Law Main article: Law of Canada See also: Court system of Canada The Supreme Court of Canada in Ottawa, west of Parliament HillThe constitution is the supreme law of the country, and consists of written text and unwritten conventions. The Constitution Act, 1867, affirmed governance based on parliamentary precedent "similar in principle to that of the United Kingdom" and divided powers between the federal and provincial governments; the Statute of Westminster, 1931, granted full autonomy; and the Constitution Act, 1982, added the Canadian Charter of Rights and Freedoms, which guarantees basic rights and freedoms that usually cannot be overridden by any level of government – though a notwithstanding clause allows the federal parliament and provincial legislatures to override certain sections of the Charter for a period of five years – and added a constitutional amending formula.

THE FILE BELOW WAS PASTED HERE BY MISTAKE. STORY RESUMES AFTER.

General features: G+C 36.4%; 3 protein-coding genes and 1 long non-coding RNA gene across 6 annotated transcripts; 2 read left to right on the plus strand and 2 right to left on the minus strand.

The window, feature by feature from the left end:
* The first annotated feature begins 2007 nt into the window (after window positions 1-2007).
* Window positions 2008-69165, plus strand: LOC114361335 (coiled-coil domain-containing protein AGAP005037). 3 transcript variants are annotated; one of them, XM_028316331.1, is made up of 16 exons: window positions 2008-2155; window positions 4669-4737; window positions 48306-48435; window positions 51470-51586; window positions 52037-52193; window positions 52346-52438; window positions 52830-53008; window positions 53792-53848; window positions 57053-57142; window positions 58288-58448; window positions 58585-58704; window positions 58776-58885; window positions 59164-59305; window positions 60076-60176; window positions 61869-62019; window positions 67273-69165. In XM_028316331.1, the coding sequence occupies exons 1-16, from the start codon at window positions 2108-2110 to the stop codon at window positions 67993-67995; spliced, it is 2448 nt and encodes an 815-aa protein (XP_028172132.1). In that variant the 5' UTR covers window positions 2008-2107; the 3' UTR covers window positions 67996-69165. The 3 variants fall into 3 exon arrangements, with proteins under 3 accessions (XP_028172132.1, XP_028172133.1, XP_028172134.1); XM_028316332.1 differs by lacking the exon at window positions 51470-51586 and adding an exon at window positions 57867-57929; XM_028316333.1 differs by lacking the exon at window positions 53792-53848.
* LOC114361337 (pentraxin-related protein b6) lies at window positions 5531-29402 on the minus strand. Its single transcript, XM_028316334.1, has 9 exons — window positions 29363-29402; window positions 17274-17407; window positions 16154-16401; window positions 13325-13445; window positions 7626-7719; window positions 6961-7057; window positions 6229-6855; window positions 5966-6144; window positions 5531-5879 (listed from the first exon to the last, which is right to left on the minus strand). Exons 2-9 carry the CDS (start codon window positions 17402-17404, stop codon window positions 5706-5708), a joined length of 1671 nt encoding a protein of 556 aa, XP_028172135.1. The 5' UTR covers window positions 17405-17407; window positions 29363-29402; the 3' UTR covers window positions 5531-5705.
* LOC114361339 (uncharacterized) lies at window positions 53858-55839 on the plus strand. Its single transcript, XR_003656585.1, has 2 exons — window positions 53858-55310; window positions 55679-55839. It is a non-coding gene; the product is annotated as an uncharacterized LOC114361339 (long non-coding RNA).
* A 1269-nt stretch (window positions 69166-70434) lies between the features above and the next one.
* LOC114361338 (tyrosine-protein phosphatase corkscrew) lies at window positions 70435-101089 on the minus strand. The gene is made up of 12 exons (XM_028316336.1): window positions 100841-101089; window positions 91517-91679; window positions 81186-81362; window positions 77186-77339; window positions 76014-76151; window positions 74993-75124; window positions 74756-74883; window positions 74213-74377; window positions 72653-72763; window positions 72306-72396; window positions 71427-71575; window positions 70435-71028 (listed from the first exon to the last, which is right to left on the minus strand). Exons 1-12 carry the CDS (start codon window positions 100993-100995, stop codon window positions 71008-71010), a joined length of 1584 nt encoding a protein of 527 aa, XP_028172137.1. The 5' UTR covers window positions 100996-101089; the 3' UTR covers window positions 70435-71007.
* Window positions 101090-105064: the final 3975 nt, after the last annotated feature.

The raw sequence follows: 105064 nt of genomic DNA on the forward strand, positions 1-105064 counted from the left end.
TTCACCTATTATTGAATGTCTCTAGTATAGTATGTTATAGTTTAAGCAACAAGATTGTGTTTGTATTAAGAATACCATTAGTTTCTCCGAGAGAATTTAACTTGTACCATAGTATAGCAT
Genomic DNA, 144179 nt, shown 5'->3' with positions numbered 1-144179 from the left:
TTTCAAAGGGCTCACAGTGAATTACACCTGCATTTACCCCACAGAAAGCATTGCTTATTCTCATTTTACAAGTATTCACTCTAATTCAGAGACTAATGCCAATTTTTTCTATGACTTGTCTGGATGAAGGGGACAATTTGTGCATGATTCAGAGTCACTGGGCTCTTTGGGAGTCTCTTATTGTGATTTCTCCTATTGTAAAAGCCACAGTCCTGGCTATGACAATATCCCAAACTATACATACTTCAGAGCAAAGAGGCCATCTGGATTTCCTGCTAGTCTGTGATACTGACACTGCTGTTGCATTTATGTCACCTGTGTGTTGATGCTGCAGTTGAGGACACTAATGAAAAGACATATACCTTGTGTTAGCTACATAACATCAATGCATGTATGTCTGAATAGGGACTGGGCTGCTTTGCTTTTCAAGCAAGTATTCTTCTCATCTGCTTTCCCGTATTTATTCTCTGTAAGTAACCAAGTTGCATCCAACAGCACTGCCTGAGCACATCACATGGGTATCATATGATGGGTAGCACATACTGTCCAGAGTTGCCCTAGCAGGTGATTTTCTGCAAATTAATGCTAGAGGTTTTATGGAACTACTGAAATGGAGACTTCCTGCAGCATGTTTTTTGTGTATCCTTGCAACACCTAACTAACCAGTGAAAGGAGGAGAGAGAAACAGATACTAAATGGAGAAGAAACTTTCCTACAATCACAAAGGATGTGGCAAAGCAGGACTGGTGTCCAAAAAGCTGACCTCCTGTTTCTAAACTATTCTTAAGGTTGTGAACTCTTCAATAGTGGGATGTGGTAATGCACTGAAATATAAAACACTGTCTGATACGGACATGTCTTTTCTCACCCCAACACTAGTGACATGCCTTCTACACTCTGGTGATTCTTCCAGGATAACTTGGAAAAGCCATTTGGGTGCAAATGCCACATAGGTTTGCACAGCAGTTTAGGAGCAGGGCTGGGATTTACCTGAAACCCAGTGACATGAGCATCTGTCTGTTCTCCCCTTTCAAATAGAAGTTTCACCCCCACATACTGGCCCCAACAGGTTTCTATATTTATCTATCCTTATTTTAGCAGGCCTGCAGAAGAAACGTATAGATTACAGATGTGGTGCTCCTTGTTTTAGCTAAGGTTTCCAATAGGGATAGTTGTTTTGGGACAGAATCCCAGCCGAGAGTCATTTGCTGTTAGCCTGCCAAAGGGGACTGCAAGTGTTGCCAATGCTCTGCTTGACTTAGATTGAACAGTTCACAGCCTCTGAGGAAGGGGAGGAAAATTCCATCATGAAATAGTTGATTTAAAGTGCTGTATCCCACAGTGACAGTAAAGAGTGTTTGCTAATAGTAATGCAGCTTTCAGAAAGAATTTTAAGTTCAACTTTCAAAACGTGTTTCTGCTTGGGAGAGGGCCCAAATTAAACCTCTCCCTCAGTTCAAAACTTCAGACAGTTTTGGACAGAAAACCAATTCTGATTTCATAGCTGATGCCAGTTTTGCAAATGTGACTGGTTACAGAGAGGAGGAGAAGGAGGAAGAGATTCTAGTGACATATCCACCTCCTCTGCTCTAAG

Canada's judiciary plays an important role in interpreting laws and has the power to strike down laws that violate the Constitution. The Supreme Court of Canada is the highest court and final arbiter and is led by the Right Honourable Madam Chief Justice Beverley McLachlin, P.C. since 2000. Its nine members are appointed by the Governor General on the advice of the Prime Minister and Minister of Justice. All judges at the superior and appellate levels are appointed after consultation with non-governmental legal bodies. The federal cabinet also appoints justices to superior courts at the provincial and territorial levels. Judicial posts at the lower provincial and territorial levels are filled by their respective governments. Common law prevails everywhere except in Quebec, where civil law predominates. Criminal law is solely a federal responsibility and is uniform throughout Canada. Law enforcement, including criminal courts, is a provincial responsibility, but in rural areas of all provinces except Ontario and Quebec, policing is contracted to the federal Royal Canadian Mounted Police. Foreign relations and military Main articles: Foreign relations of Canada, Canadian Forces, and Military history of Canada The Peacekeeping Monument in OttawaCanada and the United States share the world's longest undefended border, co-operate on military campaigns and exercises, and are each other's largest trading partners. Canada has nevertheless maintained an independent foreign policy, most notably maintaining full relations with Cuba and declining to participate in the Iraq War. Canada also maintains historic ties to the United Kingdom and France and to other former British and French colonies through Canada's membership in the Commonwealth of Nations and La Francophonie (French-Speaking Countries). Canada is noted for having a strong and positive relationship with the Netherlands which Canada helped liberate during World War II, and the Dutch government traditionally gives tulips, a symbol of the Netherlands, to Canada each year in remembrance of Canada's contribution to its liberation.